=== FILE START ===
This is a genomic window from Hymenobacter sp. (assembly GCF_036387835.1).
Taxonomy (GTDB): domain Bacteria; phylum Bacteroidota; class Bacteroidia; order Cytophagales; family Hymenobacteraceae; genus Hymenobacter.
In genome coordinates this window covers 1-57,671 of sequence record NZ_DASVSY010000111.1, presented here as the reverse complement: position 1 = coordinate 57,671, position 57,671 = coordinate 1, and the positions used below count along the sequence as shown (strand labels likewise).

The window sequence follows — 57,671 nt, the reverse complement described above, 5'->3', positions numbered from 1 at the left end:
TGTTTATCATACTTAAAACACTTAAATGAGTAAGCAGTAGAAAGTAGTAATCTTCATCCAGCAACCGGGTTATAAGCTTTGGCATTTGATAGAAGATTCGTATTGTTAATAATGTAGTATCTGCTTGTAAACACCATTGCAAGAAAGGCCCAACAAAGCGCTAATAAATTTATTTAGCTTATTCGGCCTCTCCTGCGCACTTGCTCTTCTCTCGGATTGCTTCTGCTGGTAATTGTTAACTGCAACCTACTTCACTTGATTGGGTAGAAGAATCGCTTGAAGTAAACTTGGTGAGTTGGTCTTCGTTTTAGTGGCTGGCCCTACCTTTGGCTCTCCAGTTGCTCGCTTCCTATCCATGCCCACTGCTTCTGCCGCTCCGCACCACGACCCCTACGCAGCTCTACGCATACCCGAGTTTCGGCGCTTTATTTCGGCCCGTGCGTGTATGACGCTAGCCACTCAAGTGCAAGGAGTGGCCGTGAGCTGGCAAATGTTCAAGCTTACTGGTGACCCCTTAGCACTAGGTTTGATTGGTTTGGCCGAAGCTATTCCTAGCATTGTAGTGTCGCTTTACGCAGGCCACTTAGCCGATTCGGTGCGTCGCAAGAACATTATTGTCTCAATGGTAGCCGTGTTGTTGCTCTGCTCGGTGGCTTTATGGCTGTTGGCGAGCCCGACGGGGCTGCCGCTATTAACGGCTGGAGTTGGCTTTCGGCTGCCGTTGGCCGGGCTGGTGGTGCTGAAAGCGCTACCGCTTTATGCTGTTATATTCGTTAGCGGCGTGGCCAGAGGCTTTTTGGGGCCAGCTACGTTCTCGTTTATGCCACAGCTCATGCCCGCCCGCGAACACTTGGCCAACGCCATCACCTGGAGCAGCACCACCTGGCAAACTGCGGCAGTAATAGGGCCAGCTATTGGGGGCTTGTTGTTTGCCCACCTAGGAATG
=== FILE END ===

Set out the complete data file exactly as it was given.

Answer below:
This is a genomic window from Hymenobacter sp. (assembly GCF_036387835.1).
Taxonomy (GTDB): domain Bacteria; phylum Bacteroidota; class Bacteroidia; order Cytophagales; family Hymenobacteraceae; genus Hymenobacter.
In genome coordinates this window covers 1-57,671 of sequence record NZ_DASVSY010000111.1, presented here as the reverse complement: position 1 = coordinate 57,671, position 57,671 = coordinate 1, and the positions used below count along the sequence as shown (strand labels likewise).

The window sequence follows — 57,671 nt, the reverse complement described above, 5'->3', positions numbered from 1 at the left end:
TGTTTATCATACTTAAAACACTTAAATGAGTAAGCAGTAGAAAGTAGTAATCTTCATCCAGCAACCGGGTTATAAGCTTTGGCATTTGATAGAAGATTCGTATTGTTAATAATGTAGTATCTGCTTGTAAACACCATTGCAAGAAAGGCCCAACAAAGCGCTAATAAATTTATTTAGCTTATTCGGCCTCTCCTGCGCACTTGCTCTTCTCTCGGATTGCTTCTGCTGGTAATTGTTAACTGCAACCTACTTCACTTGATTGGGTAGAAGAATCGCTTGAAGTAAACTTGGTGAGTTGGTCTTCGTTTTAGTGGCTGGCCCTACCTTTGGCTCTCCAGTTGCTCGCTTCCTATCCATGCCCACTGCTTCTGCCGCTCCGCACCACGACCCCTACGCAGCTCTACGCATACCCGAGTTTCGGCGCTTTATTTCGGCCCGTGCGTGTATGACGCTAGCCACTCAAGTGCAAGGAGTGGCCGTGAGCTGGCAAATGTTCAAGCTTACTGGTGACCCCTTAGCACTAGGTTTGATTGGTTTGGCCGAAGCTATTCCTAGCATTGTAGTGTCGCTTTACGCAGGCCACTTAGCCGATTCGGTGCGTCGCAAGAACATTATTGTCTCAATGGTAGCCGTGTTGTTGCTCTGCTCGGTGGCTTTATGGCTGTTGGCGAGCCCGACGGGGCTGCCGCTATTAACGGCTGGAGTTGGCTTTCGGCTGCCGTTGGCCGGGCTGGTGGTGCTGAAAGCGCTACCGCTTTATGCTGTTATATTCGTTAGCGGCGTGGCCAGAGGCTTTTTGGGGCCAGCTACGTTCTCGTTTATGCCACAGCTCATGCCCGCCCGCGAACACTTGGCCAACGCCATCACCTGGAGCAGCACCACCTGGCAAACTGCGGCAGTAATAGGGCCAGCTATTGGGGGCTTGTTGTTTGCCCACCTAGGAATG